This is the first shovel of the season. The snow is so dry that gives way to the shovel like cotton. It is not a wet snow. It piles rather than coats with equal accumulation. I saw many opportunities to capture some of the simple forms of light and dark patterns and rhythms I came upon. These simple images represent my feelings of the beauty that is created by the snow.
While I shoveled, I heard honks in the distance. A Canada Goose formation was approaching. They were below the tree line so I focused my attention there until the lead goose popped up. This was my opportunity to take a break. This flock may be headed toward the Bergen Point Golf Course for grass. I am always delighted by the “V” formation of geese. Their honks overhead stop me every time.
Back indoors in my man cave, the room glowed with reflected light. This first snow fall is a reminder of stronger storms to come. As fall is about to transition into winter, I wait for a new door to open. I feel change knocking my door. A friend of mine uses the phrase “way will open” when we discuss changes we want to make.
This first snowfall awakens me to dust off my cross country skis and be ready for a heavier snowfall. I long to be out in the open air on the fairways of the local golf course to experience fresh cold air and hear the sound of skis sliding along.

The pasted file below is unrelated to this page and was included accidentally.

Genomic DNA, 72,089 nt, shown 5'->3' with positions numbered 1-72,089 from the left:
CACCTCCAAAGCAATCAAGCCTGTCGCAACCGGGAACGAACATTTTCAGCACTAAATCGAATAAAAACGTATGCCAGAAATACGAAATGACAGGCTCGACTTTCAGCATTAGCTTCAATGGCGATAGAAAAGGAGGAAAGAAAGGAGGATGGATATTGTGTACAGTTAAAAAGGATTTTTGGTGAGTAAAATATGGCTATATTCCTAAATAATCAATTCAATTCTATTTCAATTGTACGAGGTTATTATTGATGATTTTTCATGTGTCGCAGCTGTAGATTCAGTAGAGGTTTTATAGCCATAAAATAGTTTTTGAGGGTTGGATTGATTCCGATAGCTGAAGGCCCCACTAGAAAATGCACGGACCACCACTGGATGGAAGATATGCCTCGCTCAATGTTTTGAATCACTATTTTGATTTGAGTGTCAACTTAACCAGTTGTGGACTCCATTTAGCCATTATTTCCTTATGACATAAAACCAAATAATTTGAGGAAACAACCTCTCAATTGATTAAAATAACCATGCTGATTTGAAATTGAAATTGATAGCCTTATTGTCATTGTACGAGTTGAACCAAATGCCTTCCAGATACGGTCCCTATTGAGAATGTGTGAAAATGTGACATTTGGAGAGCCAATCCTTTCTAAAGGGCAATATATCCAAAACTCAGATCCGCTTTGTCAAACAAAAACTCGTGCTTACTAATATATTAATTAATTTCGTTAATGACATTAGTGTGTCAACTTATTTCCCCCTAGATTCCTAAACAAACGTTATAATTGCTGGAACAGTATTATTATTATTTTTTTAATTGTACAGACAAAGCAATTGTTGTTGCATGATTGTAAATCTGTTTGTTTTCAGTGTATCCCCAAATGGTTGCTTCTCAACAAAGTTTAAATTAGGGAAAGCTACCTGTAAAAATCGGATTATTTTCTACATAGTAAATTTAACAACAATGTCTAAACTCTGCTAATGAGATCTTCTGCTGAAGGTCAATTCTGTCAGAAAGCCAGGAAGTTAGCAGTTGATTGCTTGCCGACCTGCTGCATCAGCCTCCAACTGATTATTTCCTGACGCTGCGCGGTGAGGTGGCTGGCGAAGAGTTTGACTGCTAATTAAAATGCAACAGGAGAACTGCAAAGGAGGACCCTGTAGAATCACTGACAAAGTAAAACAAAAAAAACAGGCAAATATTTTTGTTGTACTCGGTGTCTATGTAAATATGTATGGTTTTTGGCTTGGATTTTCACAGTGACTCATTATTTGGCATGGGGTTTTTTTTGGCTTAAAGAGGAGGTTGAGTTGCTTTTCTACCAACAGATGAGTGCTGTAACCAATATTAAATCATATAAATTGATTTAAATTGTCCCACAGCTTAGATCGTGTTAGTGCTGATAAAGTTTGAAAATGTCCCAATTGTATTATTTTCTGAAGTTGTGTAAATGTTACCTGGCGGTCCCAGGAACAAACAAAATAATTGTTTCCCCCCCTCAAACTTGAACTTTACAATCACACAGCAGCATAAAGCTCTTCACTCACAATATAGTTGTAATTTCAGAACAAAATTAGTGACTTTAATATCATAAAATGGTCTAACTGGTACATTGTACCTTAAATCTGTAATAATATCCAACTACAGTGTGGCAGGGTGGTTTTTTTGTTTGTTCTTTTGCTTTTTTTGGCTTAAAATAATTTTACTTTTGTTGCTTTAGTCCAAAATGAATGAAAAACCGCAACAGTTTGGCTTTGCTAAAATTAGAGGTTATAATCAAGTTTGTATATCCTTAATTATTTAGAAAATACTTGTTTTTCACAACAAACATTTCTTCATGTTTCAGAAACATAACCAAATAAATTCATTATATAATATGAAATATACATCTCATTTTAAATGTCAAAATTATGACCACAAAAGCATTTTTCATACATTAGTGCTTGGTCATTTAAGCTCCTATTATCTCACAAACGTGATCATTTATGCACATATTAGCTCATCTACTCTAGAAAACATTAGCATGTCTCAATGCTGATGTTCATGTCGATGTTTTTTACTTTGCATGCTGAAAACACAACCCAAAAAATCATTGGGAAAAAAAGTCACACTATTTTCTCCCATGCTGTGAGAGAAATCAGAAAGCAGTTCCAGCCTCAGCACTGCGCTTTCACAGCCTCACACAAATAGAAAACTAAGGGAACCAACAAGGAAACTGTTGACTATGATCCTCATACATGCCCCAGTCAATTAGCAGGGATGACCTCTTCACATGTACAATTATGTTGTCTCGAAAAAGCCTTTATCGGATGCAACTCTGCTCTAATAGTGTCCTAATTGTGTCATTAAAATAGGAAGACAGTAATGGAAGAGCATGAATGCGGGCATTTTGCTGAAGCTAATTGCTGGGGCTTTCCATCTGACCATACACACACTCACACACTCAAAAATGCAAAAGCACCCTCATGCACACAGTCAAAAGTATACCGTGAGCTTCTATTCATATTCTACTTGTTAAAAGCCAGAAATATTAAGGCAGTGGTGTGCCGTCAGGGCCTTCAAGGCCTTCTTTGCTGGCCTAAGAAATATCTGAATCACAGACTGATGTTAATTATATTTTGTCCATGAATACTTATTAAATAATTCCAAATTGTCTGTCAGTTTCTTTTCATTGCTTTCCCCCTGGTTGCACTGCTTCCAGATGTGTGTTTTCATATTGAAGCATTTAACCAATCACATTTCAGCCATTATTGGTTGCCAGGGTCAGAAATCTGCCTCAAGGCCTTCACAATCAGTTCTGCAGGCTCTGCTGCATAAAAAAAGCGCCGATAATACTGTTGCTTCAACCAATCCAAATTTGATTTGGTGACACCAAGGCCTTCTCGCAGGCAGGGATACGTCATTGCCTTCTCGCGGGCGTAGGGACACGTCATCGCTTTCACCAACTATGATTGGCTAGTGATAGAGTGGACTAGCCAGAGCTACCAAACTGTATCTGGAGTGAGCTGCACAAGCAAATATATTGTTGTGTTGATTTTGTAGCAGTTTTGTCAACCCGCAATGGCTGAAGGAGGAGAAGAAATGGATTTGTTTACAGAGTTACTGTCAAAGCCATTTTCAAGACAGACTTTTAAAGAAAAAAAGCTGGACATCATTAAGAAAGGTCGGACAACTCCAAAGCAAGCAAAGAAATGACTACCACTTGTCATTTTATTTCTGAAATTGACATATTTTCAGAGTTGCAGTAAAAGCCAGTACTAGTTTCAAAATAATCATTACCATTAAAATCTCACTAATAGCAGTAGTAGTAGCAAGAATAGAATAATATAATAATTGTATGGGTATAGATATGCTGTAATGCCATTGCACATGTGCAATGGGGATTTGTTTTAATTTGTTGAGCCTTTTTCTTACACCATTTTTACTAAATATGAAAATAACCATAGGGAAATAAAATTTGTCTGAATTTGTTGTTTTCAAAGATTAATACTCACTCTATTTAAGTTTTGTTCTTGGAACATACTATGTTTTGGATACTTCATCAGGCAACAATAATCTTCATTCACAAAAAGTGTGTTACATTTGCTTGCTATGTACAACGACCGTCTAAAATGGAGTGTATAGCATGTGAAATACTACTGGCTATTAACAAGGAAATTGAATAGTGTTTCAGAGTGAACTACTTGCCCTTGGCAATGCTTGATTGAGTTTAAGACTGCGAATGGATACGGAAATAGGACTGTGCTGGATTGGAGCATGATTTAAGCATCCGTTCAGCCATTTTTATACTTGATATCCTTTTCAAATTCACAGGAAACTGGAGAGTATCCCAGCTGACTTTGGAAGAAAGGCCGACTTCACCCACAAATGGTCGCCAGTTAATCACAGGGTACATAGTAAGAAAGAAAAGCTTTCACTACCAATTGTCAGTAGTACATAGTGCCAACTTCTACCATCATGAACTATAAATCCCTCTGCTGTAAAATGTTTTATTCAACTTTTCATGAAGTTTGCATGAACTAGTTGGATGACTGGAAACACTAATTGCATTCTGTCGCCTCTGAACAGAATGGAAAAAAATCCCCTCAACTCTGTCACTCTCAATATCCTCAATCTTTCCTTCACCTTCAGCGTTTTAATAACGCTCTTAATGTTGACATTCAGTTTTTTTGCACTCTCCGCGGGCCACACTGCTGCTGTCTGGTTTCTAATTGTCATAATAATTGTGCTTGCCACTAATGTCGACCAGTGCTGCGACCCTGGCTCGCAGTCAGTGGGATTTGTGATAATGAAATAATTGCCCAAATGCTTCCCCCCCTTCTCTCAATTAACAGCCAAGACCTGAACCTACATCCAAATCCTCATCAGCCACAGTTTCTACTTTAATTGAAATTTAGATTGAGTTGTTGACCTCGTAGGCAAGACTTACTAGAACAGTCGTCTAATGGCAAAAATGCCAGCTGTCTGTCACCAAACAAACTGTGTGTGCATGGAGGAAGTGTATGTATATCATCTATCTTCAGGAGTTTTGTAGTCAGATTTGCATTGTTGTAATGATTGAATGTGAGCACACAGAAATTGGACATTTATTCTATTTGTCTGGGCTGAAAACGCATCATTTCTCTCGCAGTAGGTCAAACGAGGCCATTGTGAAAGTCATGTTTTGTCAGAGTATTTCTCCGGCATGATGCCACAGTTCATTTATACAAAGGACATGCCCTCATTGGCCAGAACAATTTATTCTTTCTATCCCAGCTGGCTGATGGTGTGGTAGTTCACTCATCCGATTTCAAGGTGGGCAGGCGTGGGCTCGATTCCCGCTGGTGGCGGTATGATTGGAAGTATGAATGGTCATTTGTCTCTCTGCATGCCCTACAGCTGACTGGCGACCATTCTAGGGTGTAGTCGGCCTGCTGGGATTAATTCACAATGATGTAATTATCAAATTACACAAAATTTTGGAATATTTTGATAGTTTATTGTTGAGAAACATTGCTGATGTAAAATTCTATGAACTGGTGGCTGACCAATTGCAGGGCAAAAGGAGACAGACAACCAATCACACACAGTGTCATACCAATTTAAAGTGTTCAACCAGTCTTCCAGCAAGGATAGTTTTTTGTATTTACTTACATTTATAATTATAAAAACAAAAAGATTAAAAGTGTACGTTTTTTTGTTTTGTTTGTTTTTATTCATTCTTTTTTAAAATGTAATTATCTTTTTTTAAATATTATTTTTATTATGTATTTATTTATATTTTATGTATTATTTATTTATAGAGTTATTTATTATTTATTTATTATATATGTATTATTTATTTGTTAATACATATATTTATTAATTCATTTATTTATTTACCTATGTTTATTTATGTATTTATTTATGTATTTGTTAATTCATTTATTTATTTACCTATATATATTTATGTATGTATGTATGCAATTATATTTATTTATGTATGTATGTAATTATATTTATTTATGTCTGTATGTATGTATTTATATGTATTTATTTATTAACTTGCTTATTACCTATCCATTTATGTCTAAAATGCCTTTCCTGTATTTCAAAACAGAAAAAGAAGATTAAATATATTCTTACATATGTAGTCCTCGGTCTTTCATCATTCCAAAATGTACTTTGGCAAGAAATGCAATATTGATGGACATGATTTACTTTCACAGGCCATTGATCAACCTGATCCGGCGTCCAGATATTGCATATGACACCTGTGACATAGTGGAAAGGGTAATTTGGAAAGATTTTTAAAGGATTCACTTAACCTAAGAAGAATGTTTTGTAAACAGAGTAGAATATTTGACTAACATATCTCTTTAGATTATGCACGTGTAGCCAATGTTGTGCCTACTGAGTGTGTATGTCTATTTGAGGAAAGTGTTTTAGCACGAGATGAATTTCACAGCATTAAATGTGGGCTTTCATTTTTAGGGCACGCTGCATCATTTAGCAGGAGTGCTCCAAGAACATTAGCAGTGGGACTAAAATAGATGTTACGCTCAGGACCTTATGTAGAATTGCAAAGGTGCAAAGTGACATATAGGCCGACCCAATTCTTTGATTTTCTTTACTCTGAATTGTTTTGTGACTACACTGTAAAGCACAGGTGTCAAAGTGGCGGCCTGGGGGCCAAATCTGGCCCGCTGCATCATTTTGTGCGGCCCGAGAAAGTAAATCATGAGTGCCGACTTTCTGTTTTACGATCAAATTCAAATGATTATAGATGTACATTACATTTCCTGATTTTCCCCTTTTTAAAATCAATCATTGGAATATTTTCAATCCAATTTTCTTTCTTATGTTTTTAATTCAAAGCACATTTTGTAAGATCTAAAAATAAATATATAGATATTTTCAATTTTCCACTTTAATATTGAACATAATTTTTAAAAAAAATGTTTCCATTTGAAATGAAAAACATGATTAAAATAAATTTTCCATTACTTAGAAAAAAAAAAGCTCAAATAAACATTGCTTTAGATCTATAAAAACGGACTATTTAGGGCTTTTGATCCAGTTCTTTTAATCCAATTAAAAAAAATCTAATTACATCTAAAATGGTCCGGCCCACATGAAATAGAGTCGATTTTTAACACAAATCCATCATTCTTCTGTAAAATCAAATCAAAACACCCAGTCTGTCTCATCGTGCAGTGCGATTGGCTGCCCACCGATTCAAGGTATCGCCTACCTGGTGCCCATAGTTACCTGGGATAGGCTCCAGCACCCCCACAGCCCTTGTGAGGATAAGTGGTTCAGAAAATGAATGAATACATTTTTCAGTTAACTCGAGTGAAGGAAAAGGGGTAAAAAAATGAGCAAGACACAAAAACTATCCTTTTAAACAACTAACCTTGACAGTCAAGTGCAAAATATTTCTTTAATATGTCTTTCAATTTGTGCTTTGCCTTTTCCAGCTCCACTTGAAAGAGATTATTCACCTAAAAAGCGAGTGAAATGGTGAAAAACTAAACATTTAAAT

The Café Review – Portland Maine – 2017
1. “The Scream“
3. “Screaming Lady 1”
4. “Alert! Carrying Capacity Overload”
South Florida Poetry Journal – May 2018
6.“He Said, She Said”
8. “Escaping Old Baggage”
There is a new way of life out there. Pick two trees, stop and look. Put away the smart phone, the lap top, the streamed music. Open the door.
There is a natural world out there. It is at your door to a fresh new way of being. The trees invite you. Take a step.
Smell the pine trees. See birds butterflies, a meadow, clouds. Feel the wind and hear it as well. All this awaits you every day of the year.
Between any two pine trees is a portal of opportunity for transformation. Reaffirm the connection we’ve all had from birth. We ( all matter dead and alive) are not a collection of objects. We are a community of subjects interdependent, intelligent, relevant, and related. All is sacred, rock, water, soil.
John Muir wrote this over a century ago. It is more true and more necessary today than ever before. There is a whole world of wonder when you open the door and take a step beyond your doorstep.
Tom Stock November, 19, 2017
This challenging question was posed by a Jehovah’s Witness pamphlet handed to me at a county fair. I took it seriously. I suspected I knew what they thought. Me? Us? No one? God?
The single-handed approach has fault lines. A lot of individuals are going to be necessary to control the world. With Earth’s population increasing, it seems as if WE control the World. The presence of billions of human bodies on the planet has made a huge impact.
I wrote this message in 2017 as part of a 100 year time capsule project. Will world population decrease in 2117? Maybe the answer will be us if Earth’s health improves.